Just call it some very heavy symbolism.

It was Sunday afternoon at Target Center. The Timberwolves had won, finally. The streak had ended. And so Wolves interim coach Sam Mitchell put assistant coach Vince Legarza — all 6 feet 9 and 270 pounds of him — on his back and walked into the locker room. Then he put him down.

“To get the weight off our back,” Mitchell explained. “I don’t think I’ll do that again.”

For the first time in 10 games and only the second time in 15, the Wolves won. And they did it big, 117-87 over the Phoenix Suns.

Andrew Wiggins scored 16 of his 18 points in the first half as the Wolves built a 10-point lead. But this time, there was no giving that lead up. Starters and reserves kept building on it, with everyone getting involved.

Twelve players scored for the Wolves (13-29), seven in double figures, led by Wiggins and Ricky Rubio with 18. In an indication of how well the ball moved all day, 10 players picked up at least one assist. Over the final 12 minutes of the game the starters sat on the bench, relaxed and enjoyed the view.

“That’s the greatest feeling,” said rookie center Karl-Anthony Towns, who had 14 points, eight rebounds and three blocks in 26 minutes. “Knowing we’ve done our jobs as starters, built a lead. There is no better feeling than knowing everyone came to play today.”

The Wolves led by one after a quarter, by 10 at the half, by 14 entering the fourth quarter and ultimately by as many as 34. It was easily the team’s largest margin of victory this season.

So, afterward, the miniature disco balls that had been gathering dust in players’ lockers were busted back out.

“A big relief,” said Wiggins, who came into the game determined to get his team off to a good start; 12 first-quarter points did the job. “I wanted a win. ‘’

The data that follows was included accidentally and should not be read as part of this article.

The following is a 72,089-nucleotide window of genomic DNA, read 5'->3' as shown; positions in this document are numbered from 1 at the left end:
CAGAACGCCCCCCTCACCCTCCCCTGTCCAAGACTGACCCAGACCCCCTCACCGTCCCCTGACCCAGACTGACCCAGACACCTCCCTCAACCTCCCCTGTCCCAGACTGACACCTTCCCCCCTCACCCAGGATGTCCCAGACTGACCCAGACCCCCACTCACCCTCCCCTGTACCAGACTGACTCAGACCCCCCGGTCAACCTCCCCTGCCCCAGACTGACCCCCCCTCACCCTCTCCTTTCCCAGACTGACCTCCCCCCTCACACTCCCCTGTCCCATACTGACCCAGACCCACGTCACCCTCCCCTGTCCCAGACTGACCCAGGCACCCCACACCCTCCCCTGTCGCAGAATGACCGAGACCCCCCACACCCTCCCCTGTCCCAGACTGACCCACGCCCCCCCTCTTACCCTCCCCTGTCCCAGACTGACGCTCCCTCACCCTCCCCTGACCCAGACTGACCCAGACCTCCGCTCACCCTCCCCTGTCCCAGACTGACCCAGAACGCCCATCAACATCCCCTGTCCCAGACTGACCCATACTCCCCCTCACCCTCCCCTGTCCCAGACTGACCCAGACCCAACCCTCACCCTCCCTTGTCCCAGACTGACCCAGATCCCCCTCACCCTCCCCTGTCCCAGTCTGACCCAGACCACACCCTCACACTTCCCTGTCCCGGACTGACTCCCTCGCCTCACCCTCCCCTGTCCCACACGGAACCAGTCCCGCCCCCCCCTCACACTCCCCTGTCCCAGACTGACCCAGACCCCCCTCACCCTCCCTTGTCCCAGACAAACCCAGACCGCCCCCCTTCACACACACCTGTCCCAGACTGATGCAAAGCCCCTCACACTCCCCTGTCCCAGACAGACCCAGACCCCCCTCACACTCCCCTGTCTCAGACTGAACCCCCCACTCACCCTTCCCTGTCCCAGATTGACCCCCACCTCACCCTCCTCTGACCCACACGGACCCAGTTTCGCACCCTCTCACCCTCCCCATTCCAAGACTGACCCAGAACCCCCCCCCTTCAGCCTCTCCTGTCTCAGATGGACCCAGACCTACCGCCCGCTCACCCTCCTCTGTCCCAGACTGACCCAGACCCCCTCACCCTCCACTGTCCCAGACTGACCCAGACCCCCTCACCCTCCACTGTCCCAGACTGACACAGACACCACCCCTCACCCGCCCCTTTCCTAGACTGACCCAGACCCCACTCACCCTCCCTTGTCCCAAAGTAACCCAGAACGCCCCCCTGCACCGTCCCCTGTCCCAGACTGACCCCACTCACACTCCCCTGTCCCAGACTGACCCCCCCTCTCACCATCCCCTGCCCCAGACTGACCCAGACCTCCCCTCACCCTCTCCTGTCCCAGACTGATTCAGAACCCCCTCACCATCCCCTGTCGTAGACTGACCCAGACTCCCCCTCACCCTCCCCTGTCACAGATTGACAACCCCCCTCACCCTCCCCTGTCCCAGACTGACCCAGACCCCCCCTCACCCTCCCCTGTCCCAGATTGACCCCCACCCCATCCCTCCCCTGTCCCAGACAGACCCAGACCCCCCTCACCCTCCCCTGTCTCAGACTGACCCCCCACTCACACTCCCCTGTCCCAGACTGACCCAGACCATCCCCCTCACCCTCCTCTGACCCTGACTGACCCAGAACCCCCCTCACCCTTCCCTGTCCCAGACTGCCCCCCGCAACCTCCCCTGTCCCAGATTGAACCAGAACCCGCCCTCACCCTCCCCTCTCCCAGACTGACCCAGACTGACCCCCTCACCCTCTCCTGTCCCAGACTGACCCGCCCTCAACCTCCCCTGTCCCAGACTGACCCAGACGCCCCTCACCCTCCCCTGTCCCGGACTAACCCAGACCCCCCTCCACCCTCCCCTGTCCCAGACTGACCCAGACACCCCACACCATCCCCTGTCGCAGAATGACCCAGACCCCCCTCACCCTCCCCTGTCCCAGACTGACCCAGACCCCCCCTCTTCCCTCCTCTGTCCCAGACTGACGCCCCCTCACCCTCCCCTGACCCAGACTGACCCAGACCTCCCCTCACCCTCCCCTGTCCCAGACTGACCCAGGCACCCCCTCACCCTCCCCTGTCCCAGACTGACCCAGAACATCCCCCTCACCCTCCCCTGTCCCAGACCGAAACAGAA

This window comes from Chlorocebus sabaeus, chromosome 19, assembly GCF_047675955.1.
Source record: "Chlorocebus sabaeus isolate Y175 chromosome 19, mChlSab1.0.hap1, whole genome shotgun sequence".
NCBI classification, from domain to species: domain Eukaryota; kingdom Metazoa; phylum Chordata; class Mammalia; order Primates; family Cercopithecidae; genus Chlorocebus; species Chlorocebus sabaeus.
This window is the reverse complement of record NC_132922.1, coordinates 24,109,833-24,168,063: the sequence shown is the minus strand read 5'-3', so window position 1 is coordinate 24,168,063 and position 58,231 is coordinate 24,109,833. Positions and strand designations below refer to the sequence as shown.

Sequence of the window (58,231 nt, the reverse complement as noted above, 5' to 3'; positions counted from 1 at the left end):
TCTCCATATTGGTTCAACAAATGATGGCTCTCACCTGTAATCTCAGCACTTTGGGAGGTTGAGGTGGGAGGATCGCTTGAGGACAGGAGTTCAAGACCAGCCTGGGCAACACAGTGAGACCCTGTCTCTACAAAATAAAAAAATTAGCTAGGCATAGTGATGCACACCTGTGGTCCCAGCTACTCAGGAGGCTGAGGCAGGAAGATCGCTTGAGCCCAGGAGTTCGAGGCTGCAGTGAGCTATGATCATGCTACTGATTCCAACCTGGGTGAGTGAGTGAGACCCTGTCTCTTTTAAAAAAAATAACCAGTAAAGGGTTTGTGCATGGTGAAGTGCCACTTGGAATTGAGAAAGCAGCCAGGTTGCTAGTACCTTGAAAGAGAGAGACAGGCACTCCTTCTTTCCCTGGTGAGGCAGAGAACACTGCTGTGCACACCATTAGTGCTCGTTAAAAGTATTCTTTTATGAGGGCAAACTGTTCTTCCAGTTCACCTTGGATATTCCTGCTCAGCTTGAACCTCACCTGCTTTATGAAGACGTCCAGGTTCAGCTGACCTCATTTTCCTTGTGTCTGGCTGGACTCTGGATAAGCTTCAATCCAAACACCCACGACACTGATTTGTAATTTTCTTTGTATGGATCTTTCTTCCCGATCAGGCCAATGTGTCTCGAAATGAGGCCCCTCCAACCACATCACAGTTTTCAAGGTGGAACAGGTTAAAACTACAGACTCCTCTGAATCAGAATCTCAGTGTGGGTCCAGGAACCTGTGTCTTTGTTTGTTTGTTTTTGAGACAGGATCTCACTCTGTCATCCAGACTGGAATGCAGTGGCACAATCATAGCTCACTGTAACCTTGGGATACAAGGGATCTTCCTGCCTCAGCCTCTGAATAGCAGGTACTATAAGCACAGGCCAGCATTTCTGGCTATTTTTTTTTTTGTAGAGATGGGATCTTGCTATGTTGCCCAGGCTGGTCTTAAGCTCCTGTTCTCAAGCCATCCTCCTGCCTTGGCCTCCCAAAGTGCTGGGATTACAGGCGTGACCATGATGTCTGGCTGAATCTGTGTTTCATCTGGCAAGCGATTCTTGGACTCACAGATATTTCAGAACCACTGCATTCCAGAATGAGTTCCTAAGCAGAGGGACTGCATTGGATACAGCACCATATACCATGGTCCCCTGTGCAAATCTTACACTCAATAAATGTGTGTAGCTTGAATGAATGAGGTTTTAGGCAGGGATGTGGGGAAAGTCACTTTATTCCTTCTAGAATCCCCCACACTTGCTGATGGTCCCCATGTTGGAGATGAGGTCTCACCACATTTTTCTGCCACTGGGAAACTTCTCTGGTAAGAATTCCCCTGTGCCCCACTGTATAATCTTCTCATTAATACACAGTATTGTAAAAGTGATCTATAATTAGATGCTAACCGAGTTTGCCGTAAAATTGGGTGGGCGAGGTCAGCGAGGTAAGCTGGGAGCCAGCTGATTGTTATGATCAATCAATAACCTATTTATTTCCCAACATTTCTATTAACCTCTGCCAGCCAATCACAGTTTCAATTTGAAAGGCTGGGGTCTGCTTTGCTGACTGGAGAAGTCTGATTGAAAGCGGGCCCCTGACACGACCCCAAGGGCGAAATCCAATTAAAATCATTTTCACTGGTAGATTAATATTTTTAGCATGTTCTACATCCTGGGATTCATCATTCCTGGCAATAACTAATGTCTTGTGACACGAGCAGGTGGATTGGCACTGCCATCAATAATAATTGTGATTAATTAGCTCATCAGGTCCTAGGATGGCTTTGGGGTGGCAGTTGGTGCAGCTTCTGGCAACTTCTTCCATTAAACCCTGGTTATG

The Suns (13-29) entered the game having lost 12 of 13 games and were without starters Eric Bledsoe and Alex Len.

And the Wolves took advantage with some impressive efficiency. They scored 117 points while taking just 69 shots, thanks to a high shooting percentage (56.5) and going 32-for-40 on free throws. And in a season in which no lead has felt safe, the Wolves ended the game with a flourish, outscoring Phoenix 34-18 in the fourth quarter.

“We kept the hammer down,” Mitchell said. “We remembered how we got the lead. Defense, rebounding and ball movement.”

And now the challenge is to carry this momentum into Tuesday’s game in New Orleans. The Wolves haven’t won back-to-back games since Dec. 18 and 20.

“This has been a tough time, but tonight we showed we had it,” Rubio said. “We care about winning, and tonight we showed it. We have to build from here. We can’t let this win not carry to the next game.”

Before the game, Mitchell talked about how hard his players kept playing despite the losing streak. That’s why, he said, he felt so good about the win. Good enough to hoist a rather large assistant on his back.

“They don’t hang their heads or point fingers,” Mitchell said. “They came to work every day and tried to become a better team. You need some wins along the way to verify the hard work you’re putting in.”